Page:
“We’re not out here to maximize the punishment on the public — it’s to change the behavior,” Nagy said.
At a rest stop on I-70 in Madison County, truck driver Carolyn Shoemaker, a former Dayton resident, said she sees aggressive and distracted driving on the roadways. “I see a lot. It’s bad — texting or looking at their phones when they’re going down the road. Yes, it’s bad. We’re not supposed to but there are times when I see someone texting, I honk my horn at them,” Shoemaker said.
New state law defines distracted driving
In October, lawmakers extended the definition of distracted to include any activity that is not necessary for the vehicle’s operation and that impairs the driver’s ability to drive safely. Eating, changing the radio station or using a cell phone could all result in a ticket. The citation comes with a $100 fine, which some motorists can avoid by taking a distracted driving class instead.
Distracted driving is under-reported because it’s difficult to prove, unless the officer sees it or the driver admits to it, according to the Ohio Distracted Driving Task Force report issued in April.
“Distracted drivers, while engaged in the behavior, exhibit similar behaviors to drunk drivers including slow reaction times, erratic speeds, weaving and sudden braking,” the report said.
Edinger said some people admit their distraction while others deny it. “They say ‘Oh, yeah, you got me.’ And they’re very apologetic and own up to the mistake. Others are very belligerent and didn’t think they were driving in that manner.”
He added, “It’s hard to argue what you see on the video.”
Dayton resident John Mixon, a retiree, said he drives 300 miles a week and sees impatient drivers tailgating and cutting off other motorists. He supports police use of cameras to ticket drivers. His message to the patrol? “Keep going. Write ‘em up!”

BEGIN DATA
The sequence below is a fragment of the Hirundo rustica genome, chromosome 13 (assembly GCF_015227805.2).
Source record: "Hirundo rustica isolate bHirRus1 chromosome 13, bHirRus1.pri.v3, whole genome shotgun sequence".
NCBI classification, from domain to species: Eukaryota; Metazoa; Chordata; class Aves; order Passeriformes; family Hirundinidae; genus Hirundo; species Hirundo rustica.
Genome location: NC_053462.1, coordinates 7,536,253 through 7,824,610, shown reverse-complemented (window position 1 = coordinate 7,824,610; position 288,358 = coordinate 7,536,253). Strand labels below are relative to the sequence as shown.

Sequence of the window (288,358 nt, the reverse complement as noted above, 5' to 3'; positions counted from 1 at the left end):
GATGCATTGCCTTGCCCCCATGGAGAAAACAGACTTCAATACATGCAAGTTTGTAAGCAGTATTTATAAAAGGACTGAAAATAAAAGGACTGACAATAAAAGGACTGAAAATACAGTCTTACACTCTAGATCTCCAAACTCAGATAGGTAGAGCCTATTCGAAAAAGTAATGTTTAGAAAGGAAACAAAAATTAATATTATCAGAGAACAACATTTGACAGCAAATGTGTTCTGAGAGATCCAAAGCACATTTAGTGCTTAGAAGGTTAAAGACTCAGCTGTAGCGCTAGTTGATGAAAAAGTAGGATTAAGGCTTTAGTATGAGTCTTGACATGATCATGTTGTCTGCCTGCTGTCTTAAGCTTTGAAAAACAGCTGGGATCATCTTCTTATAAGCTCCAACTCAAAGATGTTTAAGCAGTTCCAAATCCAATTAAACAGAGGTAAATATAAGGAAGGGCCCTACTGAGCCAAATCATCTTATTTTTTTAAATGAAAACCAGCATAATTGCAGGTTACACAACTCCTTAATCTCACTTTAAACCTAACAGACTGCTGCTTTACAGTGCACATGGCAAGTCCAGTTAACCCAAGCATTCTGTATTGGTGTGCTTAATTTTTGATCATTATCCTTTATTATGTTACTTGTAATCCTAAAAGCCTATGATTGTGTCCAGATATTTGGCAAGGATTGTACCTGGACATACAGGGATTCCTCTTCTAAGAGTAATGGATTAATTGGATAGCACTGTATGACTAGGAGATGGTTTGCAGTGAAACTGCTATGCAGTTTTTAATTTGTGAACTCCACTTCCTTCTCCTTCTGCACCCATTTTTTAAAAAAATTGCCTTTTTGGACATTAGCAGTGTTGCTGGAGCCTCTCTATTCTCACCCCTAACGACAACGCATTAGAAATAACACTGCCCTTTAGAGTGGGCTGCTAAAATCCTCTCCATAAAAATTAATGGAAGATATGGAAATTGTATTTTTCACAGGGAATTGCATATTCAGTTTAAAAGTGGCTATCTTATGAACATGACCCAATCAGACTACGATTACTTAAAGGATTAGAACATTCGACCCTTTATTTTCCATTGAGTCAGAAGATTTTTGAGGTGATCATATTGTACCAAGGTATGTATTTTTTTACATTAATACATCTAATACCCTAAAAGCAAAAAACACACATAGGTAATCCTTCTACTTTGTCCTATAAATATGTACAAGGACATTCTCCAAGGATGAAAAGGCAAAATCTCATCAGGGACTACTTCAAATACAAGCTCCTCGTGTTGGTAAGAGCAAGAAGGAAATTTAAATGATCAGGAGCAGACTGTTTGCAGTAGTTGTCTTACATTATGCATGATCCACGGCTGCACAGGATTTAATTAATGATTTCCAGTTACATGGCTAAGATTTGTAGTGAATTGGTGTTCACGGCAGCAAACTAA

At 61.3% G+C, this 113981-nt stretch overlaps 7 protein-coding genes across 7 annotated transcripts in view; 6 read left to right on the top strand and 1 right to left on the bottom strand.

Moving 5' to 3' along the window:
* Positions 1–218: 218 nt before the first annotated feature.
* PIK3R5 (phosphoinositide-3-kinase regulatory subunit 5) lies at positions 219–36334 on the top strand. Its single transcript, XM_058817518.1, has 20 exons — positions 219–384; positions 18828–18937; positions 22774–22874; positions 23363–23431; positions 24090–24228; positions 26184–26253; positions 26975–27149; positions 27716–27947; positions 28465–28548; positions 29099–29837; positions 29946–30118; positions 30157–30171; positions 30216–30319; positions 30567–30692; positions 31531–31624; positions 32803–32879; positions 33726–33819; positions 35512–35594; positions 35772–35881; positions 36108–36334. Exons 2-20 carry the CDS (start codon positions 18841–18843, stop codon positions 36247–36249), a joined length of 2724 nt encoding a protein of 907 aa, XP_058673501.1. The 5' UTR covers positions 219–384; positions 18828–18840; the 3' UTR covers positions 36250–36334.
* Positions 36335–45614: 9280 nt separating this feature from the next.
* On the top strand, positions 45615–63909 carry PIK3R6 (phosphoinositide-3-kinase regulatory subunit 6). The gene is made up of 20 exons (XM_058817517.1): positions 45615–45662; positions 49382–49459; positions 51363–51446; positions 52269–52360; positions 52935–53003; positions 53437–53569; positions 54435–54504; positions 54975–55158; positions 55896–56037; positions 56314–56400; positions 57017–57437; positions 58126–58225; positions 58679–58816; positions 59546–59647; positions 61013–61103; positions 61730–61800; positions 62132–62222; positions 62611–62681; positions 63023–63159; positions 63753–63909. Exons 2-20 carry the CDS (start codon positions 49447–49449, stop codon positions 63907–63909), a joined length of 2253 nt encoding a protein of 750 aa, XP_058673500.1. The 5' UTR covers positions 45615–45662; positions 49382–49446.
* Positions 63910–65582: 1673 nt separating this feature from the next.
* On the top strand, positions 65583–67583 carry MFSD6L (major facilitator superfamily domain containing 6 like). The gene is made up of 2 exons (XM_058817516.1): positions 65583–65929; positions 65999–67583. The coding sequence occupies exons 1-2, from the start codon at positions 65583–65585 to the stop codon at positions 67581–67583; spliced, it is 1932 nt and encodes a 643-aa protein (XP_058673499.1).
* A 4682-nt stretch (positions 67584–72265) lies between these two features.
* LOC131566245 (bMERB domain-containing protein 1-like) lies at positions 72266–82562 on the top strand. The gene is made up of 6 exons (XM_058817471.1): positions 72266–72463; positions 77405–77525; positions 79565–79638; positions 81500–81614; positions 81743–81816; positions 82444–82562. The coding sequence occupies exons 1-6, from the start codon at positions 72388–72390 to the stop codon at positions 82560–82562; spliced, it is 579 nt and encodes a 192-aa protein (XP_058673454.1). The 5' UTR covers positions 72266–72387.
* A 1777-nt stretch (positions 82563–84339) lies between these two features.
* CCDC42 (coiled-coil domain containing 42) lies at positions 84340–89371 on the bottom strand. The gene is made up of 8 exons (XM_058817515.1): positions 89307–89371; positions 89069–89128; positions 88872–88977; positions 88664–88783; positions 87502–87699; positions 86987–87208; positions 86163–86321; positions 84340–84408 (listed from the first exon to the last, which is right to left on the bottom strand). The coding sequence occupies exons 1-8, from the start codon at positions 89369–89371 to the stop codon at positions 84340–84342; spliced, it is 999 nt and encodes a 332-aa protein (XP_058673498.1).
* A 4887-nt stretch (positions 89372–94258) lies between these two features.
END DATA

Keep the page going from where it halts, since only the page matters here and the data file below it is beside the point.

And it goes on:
Staff writer Jim Otte contributed to this report.
SEE HOW IT’S DONE
Reporter Laura Bischoff flew with Ohio High Patrol officers to get a first-hand look at how they catch distracted drivers using new technology in the air. Go to DaytonDailyNews to watch a video showing how the crew in the sky works with patrols on the ground to stop distracted drivers.
BY THE NUMBERS
13,727: Number of crashed in Ohio last year due to distracted driving.
51: Number of people in Ohio killed in distracted driving accidents last year.
6,860: Number of people injured in distracted driving accidents in Ohio last year.
Source: Ohio Highway Patrol
NEW DISTRACTED DRIVING LAW
Less than a year ago in October, Ohio lawmakers extended the definition of distracted to include any activity that is not necessary for the vehicle’s operation and that impairs the driver’s ability to drive safely. Eating, handing things, children in the back seat, changing the radio station or using a cell phone could all result in a ticket.
The citation comes with a $100 fine, which some motorists can avoid by taking a distracted driving class instead.
Ohio Gov. Mike DeWine said he will ask lawmakers to make distracted driving a primary offense, allowing police to pull over motorists without witnessing any other infraction. Currently it is a secondary offense for adults and a primary offense for minors.